8 comments:

  1. I've heard of ANZAC's, but wouldn't have been able to tell you what they were. Awesome post!

    We call Remembrance Day "Veterans Day" here in the U.S. (I actually didn't know that until just now). Outside of D.C. (the Capitol) and the classroom, it's not a huge holiday, at least in my experience.

    We do have Memorial Day, which is our "unofficial" start of summertime. It's the last Monday in May and there are typically parades and decorations of veterans' graves with flags and flowers. It tends to be celebrated a little more intentionally, though I wish we did a little more for it.

    I would love to hear more about your holidays! Holidays are so much fun to learn about.

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    1. Thank you! I'm glad you enjoyed and maybe learned something.

      Ah, Veterans Day sounds vaguely familiar. That's on Nov. 11th, right? Same as our Remembrance Day? Memorial Day sounds pretty cool, and it sounds a lot like ANZAC Day with the parades and flags and flowers.

      Alright, I'll have to get something up :) (I like writing about my holidays, too :D ) Thanks for the comment, RM!

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  2. I went to the dawn service with my mum, here in NZ. It's always such a touching experience, and a fresh reminder each year. It look me a long time to work out why we 'celebrate' ANZAC day, but over the last few years I've really come to understand what it is about.

    I'm glad you like our anthem! Did they have it in Māori and then English, or just English? We always sing it in both languages, so I'd be curious to know :) I have to admit, when they played the Australian one, I'm not sure I liked it that much, sorry :/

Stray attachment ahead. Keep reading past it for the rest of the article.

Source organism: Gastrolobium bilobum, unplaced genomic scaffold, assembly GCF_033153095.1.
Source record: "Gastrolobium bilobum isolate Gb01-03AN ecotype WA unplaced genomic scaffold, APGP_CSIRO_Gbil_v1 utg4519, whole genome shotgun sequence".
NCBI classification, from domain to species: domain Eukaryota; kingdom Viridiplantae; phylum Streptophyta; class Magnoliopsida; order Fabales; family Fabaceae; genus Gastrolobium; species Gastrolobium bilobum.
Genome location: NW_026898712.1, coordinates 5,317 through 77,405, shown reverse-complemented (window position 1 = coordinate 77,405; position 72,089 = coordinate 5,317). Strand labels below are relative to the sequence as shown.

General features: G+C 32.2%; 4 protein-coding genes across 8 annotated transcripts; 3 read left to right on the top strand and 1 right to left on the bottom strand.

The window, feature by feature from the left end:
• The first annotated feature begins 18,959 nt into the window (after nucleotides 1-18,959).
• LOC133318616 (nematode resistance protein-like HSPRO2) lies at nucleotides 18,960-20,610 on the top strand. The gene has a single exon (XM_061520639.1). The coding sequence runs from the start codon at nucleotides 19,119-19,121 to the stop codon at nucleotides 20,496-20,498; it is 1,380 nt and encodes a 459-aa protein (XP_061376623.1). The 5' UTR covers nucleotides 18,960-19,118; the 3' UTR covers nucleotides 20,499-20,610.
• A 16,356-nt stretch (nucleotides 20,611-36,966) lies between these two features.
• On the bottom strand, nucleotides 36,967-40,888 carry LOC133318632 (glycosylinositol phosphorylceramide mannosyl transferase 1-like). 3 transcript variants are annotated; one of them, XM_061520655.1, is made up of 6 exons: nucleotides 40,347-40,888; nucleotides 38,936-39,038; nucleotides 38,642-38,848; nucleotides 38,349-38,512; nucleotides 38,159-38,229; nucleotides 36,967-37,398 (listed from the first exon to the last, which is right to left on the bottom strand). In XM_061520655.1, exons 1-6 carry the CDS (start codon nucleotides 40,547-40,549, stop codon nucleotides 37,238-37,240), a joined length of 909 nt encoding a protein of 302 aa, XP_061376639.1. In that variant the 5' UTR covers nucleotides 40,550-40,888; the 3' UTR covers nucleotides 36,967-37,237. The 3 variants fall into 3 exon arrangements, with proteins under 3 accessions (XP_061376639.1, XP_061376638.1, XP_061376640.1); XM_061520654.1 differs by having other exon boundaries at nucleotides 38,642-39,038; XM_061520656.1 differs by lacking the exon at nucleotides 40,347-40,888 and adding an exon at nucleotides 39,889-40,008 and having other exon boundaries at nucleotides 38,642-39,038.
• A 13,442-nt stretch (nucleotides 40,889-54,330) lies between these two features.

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    1. That' so nice that you went to the dawn service with your mom. I agree, it is quite touching, especially when you see the veterans marching in the parade.

      Your anthem is quite beautiful :) We just sang it in English, but I would have loved to hear it in Maori. Ha, that's alright, I don't think the Australian anthem is the most beautiful, either, even though I still enjoy singing it. Thanks for commenting, Opal!

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  3. Rainbow Magic Fairy26 April 2016 at 18:48

    It is so cool how all the schools and town members march, such a special reminder of the ANZAC's, I especially love how the school students get to represent their voice in the speeches :)
    Awesome post!

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    1. Isn't it so awesome? Yeah, it's quite a nice thing to have the veterans from the wars then have the students and the new voices of Australia all participating in the same event for the same reason. Your speech was very nice last year, by the way! :D

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  4. Yesssss, the meaning of ANZAC day is a lot more than just remembering people who died. And I also wonder if it's such a big thing in Australia, too, because we lost SO many people? It's kind of nice that it's a celebration instead of something too sombre though. I didn't attend the parade this year. #shame But I remember marching when I was little!! And we almost always make ANZAC biscuits to celebrate too. :')

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    1. Indeed. I really only understood that this year though, and I think it's because I didn't grow up with the knowledge of the ANZACs. Uh, probably. 8,000 people is a lot when your population isn't too big. Shame on you, Cait ;) And I love ANZAC biscuits. They are the best. Thanks for commenting!